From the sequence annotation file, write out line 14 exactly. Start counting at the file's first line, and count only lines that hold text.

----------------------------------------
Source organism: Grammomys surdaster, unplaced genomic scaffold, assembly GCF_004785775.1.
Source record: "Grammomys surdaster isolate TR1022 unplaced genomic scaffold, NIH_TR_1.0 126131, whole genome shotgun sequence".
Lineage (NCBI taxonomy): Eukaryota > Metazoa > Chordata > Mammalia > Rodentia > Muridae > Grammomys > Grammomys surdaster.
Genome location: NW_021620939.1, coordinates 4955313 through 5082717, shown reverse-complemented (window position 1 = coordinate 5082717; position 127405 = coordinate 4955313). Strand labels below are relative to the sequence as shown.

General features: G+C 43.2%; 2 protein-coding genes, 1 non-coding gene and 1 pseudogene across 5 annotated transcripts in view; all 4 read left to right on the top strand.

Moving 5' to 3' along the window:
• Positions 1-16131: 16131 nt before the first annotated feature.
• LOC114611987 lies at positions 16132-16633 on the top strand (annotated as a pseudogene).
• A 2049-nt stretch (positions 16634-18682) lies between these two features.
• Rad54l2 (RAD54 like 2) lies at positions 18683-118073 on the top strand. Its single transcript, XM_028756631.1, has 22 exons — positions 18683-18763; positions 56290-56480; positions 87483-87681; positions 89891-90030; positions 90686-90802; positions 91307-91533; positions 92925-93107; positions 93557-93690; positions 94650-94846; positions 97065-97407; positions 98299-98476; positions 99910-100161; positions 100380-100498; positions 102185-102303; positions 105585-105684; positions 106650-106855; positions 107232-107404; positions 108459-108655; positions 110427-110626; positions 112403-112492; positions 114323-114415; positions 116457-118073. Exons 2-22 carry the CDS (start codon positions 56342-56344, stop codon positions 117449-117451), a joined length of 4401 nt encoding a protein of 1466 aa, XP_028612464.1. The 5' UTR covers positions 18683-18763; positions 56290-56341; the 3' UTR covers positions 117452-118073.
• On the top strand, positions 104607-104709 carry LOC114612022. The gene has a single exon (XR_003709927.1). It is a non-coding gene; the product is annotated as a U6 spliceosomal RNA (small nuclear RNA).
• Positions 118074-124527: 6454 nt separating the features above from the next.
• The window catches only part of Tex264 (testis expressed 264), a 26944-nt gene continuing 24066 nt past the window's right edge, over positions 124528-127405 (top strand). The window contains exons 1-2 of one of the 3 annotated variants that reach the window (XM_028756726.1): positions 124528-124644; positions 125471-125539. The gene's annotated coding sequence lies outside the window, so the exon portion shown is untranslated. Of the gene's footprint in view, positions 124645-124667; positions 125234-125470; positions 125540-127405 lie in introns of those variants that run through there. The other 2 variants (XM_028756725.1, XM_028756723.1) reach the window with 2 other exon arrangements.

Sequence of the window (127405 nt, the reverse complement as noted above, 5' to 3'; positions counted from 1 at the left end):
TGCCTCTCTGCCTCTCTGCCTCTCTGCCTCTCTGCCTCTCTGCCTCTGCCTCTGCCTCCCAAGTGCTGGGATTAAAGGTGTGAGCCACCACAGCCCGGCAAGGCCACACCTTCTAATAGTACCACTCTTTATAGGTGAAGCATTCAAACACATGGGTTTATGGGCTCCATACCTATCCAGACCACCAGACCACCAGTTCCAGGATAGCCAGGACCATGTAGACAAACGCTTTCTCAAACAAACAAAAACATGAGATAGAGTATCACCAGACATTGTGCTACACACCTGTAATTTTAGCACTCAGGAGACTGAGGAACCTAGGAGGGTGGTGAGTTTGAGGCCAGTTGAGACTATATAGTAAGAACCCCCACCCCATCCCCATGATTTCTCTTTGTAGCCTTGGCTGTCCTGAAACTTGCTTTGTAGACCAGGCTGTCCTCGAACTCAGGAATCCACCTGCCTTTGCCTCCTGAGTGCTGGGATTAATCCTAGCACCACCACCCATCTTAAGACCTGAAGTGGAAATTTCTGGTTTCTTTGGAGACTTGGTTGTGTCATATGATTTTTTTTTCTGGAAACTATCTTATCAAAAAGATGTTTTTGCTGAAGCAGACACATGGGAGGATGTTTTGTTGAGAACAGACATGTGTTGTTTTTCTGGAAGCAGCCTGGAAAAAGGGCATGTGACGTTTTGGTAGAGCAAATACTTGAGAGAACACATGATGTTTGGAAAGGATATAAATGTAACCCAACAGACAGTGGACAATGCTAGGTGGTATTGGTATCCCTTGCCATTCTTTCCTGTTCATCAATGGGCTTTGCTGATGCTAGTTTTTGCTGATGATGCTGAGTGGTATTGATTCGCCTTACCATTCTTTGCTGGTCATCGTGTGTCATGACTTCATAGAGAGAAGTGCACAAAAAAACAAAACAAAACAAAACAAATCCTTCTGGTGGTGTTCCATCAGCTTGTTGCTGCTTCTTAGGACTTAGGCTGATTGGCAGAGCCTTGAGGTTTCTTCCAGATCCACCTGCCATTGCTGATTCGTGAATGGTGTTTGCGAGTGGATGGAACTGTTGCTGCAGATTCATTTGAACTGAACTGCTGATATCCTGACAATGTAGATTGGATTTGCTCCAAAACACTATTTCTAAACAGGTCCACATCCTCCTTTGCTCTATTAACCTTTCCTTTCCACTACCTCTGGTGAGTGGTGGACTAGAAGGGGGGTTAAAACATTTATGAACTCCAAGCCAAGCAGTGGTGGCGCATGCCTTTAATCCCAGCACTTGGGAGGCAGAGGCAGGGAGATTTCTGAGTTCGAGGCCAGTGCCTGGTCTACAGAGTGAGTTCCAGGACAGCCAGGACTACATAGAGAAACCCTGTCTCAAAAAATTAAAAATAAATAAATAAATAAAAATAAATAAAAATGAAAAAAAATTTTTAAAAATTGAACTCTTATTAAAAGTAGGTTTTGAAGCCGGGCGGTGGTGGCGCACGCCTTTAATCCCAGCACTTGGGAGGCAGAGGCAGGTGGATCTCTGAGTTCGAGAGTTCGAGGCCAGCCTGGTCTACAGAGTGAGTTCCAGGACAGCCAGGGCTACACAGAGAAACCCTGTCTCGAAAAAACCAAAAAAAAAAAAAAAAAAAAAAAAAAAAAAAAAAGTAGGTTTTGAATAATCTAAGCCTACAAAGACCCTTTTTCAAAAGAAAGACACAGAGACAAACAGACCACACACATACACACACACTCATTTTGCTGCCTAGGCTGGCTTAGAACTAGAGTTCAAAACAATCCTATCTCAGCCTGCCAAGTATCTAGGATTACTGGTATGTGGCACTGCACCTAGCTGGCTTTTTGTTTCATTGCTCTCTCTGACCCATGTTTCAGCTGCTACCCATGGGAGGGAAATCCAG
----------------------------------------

Sequence of the window (127405 nt, the reverse complement as noted above, 5' to 3'; positions counted from 1 at the left end):